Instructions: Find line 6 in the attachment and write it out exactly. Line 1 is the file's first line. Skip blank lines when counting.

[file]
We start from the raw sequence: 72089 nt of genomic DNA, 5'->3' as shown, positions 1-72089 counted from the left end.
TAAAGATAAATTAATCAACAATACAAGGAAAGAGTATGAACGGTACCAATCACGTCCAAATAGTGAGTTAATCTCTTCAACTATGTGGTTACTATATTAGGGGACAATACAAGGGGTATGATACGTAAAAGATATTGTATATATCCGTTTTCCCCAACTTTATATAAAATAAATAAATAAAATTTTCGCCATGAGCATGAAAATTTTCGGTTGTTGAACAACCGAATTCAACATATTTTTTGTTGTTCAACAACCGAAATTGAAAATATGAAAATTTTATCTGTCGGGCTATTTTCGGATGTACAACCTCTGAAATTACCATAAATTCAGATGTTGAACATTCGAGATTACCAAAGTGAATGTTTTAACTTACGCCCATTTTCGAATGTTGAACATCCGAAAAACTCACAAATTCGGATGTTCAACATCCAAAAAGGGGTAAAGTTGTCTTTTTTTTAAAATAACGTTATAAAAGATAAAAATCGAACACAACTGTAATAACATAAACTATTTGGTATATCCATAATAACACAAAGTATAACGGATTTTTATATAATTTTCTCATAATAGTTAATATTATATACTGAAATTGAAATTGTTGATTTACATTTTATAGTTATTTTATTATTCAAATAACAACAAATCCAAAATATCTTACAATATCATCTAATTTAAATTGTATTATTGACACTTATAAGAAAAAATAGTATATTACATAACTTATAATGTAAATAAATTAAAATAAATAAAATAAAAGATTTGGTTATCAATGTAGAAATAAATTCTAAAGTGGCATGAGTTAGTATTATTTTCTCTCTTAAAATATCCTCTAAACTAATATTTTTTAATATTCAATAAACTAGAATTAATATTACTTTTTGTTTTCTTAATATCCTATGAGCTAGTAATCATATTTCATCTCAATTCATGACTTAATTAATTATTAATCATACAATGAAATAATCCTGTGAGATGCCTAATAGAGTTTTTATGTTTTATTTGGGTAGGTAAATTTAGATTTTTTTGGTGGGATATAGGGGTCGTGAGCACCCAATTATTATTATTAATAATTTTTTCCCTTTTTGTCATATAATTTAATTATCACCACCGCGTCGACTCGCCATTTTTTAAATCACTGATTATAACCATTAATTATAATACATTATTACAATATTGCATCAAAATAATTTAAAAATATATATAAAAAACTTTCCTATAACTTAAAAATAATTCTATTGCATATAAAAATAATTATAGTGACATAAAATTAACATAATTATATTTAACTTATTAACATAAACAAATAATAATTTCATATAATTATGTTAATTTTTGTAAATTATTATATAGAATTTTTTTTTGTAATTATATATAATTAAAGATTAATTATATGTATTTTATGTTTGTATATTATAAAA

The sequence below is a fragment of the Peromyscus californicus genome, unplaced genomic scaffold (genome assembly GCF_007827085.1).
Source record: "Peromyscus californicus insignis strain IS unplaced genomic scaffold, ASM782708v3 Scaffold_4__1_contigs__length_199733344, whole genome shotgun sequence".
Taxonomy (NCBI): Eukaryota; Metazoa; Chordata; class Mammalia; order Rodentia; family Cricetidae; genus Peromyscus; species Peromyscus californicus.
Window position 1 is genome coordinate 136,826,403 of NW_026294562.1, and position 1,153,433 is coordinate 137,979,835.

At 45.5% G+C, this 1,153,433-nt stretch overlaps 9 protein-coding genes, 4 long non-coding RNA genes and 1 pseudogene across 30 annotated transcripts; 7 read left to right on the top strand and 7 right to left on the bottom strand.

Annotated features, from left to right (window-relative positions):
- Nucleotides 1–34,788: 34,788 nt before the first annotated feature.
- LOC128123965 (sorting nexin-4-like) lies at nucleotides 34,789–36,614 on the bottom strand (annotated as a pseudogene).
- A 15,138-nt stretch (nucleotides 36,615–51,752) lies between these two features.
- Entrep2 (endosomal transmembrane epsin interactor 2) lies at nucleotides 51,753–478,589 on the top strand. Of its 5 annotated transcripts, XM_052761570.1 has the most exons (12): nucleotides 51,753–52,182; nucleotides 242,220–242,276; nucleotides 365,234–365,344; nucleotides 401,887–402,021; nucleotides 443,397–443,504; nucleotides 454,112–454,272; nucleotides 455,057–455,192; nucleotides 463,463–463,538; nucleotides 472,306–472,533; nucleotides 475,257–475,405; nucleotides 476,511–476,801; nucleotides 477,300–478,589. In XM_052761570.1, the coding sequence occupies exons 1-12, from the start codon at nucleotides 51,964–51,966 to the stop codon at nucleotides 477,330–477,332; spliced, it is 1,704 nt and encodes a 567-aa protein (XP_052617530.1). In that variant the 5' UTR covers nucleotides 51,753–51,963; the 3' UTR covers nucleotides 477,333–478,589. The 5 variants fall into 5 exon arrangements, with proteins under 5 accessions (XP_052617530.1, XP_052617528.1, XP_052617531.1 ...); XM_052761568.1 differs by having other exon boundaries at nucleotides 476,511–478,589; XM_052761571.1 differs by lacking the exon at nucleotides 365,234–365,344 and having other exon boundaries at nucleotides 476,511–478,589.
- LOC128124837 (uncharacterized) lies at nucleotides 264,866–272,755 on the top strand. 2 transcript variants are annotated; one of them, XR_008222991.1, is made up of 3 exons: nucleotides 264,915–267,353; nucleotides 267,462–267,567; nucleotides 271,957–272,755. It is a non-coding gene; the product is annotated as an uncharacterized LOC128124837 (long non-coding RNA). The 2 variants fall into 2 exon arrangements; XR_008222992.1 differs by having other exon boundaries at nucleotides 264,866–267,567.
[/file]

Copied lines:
Window position 1 is genome coordinate 136,826,403 of NW_026294562.1, and position 1,153,433 is coordinate 137,979,835.